Joel Sherman wrote about Roy Oswalt and the Mets, with interesting thoughts from Andy Pettitte concerning whether Oswalt would waive his no-trade clause to come to Flushing.

I think that, if the Mets can keep themselves in the playoff conversation, Oswalt would agree to come. He has no reservations about playing in New York, as Pettitte notes, and he clearly wants to get out of Houston.

To me, the biggest impediment to this deal getting done is not Oswalt, but Astros owner Drayton McLane, who - as we've discussed previously - essentially doesn't believe in rebuilding.

There's no indication that McLane feels financial pressure to unload what's left of Oswalt's contract, nor is there any sign that McLane is excited about the idea of, say, paying the freight on Oswalt in order to get better prospects in return.

In his column, Joel referenced last year's Jake Peavy trade, and noted that the key conversation took place between Peavy and White Sox general manager Kenny Williams, who sold Peavy on the White Sox's long-term commitment to winning.

In these Oswalt proceedings, the key conversation might be the one not between Oswalt and another team's general manager, but rather between Oswalt and McLane. Can Oswalt convince McLane, basically, "I've given you all I have. I'm getting old. I want to pitch in the World Series again. Please let me go"?

If the Mets can indeed put themselves in a place where they'd have reason to trade for Oswalt, then they'd at least benefit from the fact that the starting pitching market is looking somewhat buyer-friendly. Barring dramatic turnarounds from their respective teams, Seattle's Cliff Lee (the grand prize, obviously, at least as a short-term buy), Baltimore's Kevin Millwood and Cleveland's Jake Westbrook all figure to be available.

--Francisco Rodriguez and Mets bullpen coach Randy Niemann had to be separated during Sunday night's game, David Lennon reports. It seems as though K-Rod and Niemann will be able to peacefully coexist starting tonight, and really, if they can't, does it really matter? 

No, the bigger issue appears to be Rodriguez's objections to Jerry Manuel's deployment of him. Not the actual, in-game usage; asking K-Rod to get five outs on Saturday and then two more Sunday isn't egregious. But rather, the multiple warmups.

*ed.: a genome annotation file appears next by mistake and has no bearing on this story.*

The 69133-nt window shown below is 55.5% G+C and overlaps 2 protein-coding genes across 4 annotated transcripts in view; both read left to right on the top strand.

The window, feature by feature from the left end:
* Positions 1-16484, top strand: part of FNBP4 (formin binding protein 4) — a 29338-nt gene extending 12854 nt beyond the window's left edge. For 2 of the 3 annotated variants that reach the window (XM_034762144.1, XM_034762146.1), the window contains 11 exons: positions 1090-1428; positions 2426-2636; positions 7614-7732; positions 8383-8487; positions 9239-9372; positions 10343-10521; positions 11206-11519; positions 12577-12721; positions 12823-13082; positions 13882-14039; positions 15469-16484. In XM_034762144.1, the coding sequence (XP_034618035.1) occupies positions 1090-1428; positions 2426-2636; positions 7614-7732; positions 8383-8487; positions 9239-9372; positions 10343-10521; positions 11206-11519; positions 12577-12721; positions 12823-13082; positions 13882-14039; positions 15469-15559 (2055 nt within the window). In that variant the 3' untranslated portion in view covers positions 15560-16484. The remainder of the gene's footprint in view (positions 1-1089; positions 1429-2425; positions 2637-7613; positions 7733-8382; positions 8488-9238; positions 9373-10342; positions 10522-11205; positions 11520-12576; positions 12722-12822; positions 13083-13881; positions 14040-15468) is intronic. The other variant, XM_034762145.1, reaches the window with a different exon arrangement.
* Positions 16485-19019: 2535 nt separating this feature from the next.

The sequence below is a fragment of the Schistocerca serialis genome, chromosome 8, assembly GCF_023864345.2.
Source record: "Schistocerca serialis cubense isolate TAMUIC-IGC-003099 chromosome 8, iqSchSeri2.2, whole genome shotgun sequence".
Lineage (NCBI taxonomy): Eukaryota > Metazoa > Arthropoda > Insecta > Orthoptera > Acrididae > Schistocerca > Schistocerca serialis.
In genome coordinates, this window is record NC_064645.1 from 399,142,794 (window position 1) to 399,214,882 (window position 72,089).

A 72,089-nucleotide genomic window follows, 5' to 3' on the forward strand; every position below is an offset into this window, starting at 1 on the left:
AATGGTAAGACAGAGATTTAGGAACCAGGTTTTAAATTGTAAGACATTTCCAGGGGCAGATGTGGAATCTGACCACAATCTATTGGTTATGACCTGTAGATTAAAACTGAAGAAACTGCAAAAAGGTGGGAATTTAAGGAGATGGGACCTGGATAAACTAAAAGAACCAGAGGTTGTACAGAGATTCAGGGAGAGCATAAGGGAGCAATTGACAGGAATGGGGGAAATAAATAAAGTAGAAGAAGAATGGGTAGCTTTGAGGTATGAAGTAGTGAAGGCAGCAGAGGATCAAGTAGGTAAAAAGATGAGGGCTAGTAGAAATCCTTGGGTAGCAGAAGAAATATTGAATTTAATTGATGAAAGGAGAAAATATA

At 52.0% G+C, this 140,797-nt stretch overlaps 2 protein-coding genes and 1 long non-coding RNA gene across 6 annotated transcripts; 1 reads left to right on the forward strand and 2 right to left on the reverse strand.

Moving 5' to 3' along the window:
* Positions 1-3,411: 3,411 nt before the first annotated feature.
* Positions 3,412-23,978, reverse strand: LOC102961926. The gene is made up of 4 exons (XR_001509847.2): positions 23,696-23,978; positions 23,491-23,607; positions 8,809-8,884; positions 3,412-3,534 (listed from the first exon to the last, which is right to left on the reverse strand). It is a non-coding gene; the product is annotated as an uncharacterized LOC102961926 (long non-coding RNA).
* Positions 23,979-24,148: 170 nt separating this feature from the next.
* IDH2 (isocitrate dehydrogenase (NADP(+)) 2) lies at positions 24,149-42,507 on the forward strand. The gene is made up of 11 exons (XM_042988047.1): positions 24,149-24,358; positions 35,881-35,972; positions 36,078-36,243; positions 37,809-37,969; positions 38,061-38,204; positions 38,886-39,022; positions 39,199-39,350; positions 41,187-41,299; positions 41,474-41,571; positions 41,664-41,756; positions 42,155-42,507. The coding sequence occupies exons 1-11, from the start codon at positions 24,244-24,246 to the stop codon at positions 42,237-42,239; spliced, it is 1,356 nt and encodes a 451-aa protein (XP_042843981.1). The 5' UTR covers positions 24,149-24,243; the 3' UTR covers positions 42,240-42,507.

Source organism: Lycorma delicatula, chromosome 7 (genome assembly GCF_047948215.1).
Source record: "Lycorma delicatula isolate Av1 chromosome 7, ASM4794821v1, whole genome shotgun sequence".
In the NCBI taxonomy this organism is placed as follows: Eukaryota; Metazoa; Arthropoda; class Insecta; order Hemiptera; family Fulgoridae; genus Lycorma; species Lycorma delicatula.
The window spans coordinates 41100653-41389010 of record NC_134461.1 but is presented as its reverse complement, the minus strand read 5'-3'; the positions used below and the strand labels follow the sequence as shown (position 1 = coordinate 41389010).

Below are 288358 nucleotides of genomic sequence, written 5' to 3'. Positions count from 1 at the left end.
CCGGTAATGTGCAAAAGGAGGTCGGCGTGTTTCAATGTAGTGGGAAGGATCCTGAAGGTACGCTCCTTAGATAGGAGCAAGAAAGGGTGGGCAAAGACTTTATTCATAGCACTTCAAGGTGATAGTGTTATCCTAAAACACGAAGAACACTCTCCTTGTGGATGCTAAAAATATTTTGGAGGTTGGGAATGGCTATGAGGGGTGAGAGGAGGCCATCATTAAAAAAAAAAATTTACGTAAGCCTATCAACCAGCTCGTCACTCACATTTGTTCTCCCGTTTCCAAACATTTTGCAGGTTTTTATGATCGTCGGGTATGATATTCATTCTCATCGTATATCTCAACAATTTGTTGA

As David Waldstein reported for The New York Times, Manuel had K-Rod warm up in the eighth with the understanding that he would enter the game if the Yankees brought the tying run on deck. Yet when that exact scenario came to be, Manuel went to Pedro Feliciano, who retired Cano. So then K-Rod had to warm up again for the ninth, when he bailed out Ryota Igarashi.

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It's one more indictment of Manuel's in-game managing. K-Rod has shown that he's willing to work hard. But as he said, essentially, to Waldstein, wasting bullets in the bullpen is just stupid.

--As promised, I appeared on NY1 last night with Tom McDonald. I enjoy doing the show with Tom because he knows how to lure me into a debate, and I know, even as I get worked up, that it's not personal. It's hopefully decent TV.

Anyway, McDonald got me going when we discussed, of course, David Wright. He said, "Just from watching every game, we know that he hasn't come through in the big spots."

"He did over the weekend," I countered.

"Right, but not all season," Tom said.

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"Do you have the numbers?" I asked.

"No, but we've been watching. We know," Tom said.

"I want to see the numbers," I said.

So...overall, Wright is at .368-.490-.859. With runners in scoring position? Slightly worse on-base and better slugging, .350-.531.-.881.

With two outs and runners in scoring position? Considerably worse on-base and even better slugging, .304-.565-.870.

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Late and close? Dreadful - .294-.276-.570.

Mixed messages, it appears, wrapped in a small sample.

--Here's my preview of the Phillies-Mets series. I'll be covering all three games.

--John Maine has rotator cuff tendinitis, and who knows when we'll see him again, or if we will. His story serves as yet another reminder of just how hard it is to be a consistently good starting pitcher.

--The Subway Series generated huge ratings. The Fox rating for Saturday night's game was the highest for a game since June 2007.

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--Brian Cashman voiced optimism about the Yankees to Jim Baumbach. You could view it as simply as this: The Yankees are clearly underachieving right now, when you look at players like Derek Jeter and Mark Teixeira, and their losses have mostly been close. If these guys start playing up to their track records, then their close losses should, in theory, turn into victories.

--The Rangers still owe Alex Rodriguez money, hence making their filing for bankruptcy protection more intriguing to New York fans. I won't for a second pretend to understand all of the intricacies of this, but it appears that this is under control.

I asked A-Rod the other day if he was following the Rangers' situation, but only because I know he enjoys following finance. I forgot that the Rangers still owed him big bucks.

"Not at all," he said.

--Fans can't bring iPads into Yankee Stadium.

--Very interesting news out of Boston, where Jacoby Ellsbury and Mike Cameron will switch positions, from leftfield and centerfield, respectively, to center and let. That is a concession to Cameron not being as good as the Red Sox thought, or as the defensive measurements showed. What Cameron - who has spent the bulk of the season on the disabled list - gives you offensively is very good for a centerfielder, not so much for a leftfielder.

What's just as interesting, arguably, is where I discovered this story: Twitter.

--See you tonight, from Citi Field.